- Help students update their resumes, LinkedIn profiles, etc. I have found that my students don’t know how to document a summer research experience on a resume, and the Career Services offices on our campuses have templates that are in much more of a business format that don’t highlight undergraduate research engagement. It is incredibly important and rewarding to help students get their research activities listed on their resumes as clearly and accurately as possible.
- Make sure students have the elevator speech prepared. This is one of the first tasks I start with at the beginning of the summer – having students prepared to give a very quick summary of their research for anyone they might meet on and off campus to talk about how they are spending their summer “vacation.” Just as important, students practice their speech with me at the end of the summer, to make sure they are ready to summarize what they did when they meet new faculty and new mentors at the start of the semester. Below is one idea that has formed the basis of part of Nautilus Magazine’s website.
Just discovered @NautilusMag‘s Three-Sentence Science: http://t.co/tQYS0NQyU1 I like it – interesting tidbits & links to more info.
— Meg Rosenburg (@trueanomalies) March 25, 2014
- Think about having students present at an AGU Virtual Poster Showcase or other conference. Some universities will have a summer research symposium to celebrate the accomplishments in their student summer research community. Perhaps your researchers completed enough of their research in time to write an abstract for the GSA or AGU August deadlines for the fall conferences. But for student projects that are running up to the last-minute, why not consider having your student(s) participate in AGU’s Virtual Poster Showcase? There are two showcases running this fall, and they present an excellent opportunity for students to engage with peers and with virtual judges. I’m extremely excited about this option, as two of my research students are transferring to another campus this fall, so getting funding sources for students that are elsewhere to travel is a real challenge. Now, my students can still disseminate their research results in a conference format that I’m sure will continue to expand and grow in the very near future (and look for a blog post in the very near future with more on AGU’s Virtual Poster Showcase!).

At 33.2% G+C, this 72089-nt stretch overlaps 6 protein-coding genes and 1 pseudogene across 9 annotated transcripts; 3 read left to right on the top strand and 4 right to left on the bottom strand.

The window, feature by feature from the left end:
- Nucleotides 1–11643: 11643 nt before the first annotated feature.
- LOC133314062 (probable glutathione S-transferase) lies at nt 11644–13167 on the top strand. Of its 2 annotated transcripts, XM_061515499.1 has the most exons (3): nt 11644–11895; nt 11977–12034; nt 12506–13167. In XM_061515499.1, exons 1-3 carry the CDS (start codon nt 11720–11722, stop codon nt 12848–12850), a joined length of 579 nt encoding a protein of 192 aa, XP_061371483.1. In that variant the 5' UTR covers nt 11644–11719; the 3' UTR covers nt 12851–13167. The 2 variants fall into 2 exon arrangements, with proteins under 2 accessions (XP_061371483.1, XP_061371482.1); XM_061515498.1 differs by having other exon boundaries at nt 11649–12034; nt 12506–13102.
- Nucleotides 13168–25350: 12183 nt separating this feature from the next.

- Have the talk about intellectual property and who owns the research outcomes. Especially for students that are graduating or transferring, be sure a student is clear on what they can share, what they can post online, what they can present, and what they can continue to work on (especially if they transfer). Although I have students work on projects completely independent of my own research, some students work on summer research that are a piece of a larger research project that is part of a faculty member’s program, or a program run by/through a museum, National Park, other research lab, etc. It does not hurt to make sure there is clarity on not just what the data mean and show at the end of the summer, but where these outcomes are promoted and shared, and by whom.
This is not an exhaustive list of how to wrap up summer research with students, but at least it is a start to help them with the next chapter of their academic/professional lives. Please add comments below if there are any other items you make sure your students address at the end of the summer!